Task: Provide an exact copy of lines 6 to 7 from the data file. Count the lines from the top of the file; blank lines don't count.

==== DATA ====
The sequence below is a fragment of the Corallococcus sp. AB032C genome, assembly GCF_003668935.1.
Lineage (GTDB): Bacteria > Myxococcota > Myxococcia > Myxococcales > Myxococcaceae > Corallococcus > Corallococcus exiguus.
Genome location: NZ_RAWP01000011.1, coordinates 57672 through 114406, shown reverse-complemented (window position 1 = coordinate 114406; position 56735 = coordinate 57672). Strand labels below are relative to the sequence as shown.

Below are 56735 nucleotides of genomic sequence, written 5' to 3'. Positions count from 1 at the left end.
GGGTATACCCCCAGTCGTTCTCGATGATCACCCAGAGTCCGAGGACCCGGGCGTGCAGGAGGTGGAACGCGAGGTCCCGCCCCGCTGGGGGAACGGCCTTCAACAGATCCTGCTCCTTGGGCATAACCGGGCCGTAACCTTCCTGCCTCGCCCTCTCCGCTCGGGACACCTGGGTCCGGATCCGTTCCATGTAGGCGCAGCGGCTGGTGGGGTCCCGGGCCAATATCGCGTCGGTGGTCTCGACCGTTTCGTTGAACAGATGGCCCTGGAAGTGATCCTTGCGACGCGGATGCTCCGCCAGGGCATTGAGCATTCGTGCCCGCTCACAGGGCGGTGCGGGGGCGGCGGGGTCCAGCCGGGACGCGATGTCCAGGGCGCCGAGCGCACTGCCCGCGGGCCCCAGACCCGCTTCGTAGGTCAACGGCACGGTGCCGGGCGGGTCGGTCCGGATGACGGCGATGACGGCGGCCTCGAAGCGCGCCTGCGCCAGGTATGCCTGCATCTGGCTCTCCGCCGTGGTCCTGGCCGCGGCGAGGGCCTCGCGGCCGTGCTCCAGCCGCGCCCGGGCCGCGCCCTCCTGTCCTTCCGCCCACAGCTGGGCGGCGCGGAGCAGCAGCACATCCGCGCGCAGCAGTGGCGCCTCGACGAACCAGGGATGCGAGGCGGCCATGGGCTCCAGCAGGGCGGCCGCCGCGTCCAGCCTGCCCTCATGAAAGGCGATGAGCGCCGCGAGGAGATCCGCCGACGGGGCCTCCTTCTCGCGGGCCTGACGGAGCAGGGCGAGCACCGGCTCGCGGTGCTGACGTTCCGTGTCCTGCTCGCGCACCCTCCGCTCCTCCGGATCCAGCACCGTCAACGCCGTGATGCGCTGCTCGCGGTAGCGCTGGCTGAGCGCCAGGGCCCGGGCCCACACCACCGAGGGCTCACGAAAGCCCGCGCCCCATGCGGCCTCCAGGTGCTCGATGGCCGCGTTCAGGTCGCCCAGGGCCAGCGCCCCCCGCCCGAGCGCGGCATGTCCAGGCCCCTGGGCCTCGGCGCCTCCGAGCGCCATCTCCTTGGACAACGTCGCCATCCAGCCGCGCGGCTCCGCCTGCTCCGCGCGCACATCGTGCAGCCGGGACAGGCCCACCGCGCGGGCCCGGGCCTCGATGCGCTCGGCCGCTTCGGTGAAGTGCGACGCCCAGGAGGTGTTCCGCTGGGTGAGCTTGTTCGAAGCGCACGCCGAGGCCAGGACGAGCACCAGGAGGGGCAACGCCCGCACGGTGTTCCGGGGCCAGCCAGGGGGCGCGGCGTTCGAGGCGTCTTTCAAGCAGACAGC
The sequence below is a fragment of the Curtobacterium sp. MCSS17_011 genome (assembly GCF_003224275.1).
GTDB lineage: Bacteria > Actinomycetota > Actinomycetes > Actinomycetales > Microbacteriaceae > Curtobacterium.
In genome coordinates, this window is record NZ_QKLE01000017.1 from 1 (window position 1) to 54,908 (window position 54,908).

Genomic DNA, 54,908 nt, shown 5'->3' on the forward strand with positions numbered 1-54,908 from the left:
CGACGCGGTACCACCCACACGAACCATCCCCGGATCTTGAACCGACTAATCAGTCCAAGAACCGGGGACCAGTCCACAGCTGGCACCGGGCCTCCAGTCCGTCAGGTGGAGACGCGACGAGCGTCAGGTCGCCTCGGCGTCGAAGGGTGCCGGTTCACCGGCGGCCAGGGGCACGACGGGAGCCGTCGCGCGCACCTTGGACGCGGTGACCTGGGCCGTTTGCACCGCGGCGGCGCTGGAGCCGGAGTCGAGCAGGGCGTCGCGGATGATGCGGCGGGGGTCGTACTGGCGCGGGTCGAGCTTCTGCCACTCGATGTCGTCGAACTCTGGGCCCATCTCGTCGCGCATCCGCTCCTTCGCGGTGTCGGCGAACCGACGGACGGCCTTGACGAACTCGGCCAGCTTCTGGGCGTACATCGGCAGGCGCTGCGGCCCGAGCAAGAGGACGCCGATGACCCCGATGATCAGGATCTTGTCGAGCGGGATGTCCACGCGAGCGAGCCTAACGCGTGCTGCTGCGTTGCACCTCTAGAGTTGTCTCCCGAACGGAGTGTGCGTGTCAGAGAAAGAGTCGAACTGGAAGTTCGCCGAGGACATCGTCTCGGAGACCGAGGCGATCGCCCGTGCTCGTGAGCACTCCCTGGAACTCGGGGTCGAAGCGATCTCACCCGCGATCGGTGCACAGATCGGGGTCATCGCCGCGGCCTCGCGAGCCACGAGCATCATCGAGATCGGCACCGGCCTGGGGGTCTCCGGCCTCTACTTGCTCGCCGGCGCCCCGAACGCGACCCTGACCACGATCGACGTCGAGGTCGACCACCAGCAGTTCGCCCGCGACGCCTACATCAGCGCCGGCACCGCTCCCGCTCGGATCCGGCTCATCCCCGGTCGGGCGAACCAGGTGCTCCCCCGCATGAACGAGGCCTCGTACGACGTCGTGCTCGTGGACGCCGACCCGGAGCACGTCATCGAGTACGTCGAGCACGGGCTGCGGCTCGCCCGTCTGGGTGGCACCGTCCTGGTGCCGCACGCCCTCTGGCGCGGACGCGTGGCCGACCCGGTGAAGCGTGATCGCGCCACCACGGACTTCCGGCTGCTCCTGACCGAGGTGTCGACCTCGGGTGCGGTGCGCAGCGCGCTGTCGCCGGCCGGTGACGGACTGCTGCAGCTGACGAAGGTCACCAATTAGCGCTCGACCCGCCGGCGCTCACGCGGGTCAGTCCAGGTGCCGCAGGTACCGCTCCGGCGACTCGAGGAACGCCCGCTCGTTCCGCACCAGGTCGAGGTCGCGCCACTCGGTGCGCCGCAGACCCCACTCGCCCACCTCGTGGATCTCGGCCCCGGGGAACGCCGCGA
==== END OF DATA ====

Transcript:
The sequence below is a fragment of the Curtobacterium sp. MCSS17_011 genome (assembly GCF_003224275.1).
GTDB lineage: Bacteria > Actinomycetota > Actinomycetes > Actinomycetales > Microbacteriaceae > Curtobacterium.